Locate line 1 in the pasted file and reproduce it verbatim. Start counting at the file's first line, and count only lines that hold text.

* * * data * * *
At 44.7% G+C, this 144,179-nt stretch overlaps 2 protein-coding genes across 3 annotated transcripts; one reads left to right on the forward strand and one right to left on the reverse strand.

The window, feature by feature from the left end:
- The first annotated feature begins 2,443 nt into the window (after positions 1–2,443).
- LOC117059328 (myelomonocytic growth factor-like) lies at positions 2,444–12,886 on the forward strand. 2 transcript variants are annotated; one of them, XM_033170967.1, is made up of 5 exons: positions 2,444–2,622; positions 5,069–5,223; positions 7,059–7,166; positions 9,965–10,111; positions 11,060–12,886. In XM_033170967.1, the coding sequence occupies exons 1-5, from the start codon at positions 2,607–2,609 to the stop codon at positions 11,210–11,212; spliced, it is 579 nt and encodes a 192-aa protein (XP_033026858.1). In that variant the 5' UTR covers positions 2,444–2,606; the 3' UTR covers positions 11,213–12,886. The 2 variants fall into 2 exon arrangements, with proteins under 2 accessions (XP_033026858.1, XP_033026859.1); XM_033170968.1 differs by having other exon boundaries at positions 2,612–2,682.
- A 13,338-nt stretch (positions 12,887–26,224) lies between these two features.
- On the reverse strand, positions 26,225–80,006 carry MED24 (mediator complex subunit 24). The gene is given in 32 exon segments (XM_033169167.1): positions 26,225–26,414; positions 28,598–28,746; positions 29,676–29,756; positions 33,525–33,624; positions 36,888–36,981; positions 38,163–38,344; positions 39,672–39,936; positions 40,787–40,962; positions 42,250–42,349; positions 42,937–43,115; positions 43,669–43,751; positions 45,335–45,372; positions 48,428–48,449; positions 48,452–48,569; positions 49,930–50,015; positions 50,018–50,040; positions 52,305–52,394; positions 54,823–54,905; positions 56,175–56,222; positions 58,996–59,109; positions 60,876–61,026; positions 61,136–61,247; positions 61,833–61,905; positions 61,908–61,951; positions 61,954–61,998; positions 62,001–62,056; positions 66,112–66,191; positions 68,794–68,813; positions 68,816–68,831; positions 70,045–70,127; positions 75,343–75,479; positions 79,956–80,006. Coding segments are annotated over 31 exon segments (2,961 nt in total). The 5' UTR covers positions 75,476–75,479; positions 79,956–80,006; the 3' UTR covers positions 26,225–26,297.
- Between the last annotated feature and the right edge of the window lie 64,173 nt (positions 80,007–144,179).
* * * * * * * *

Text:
At 44.7% G+C, this 144,179-nt stretch overlaps 2 protein-coding genes across 3 annotated transcripts; one reads left to right on the forward strand and one right to left on the reverse strand.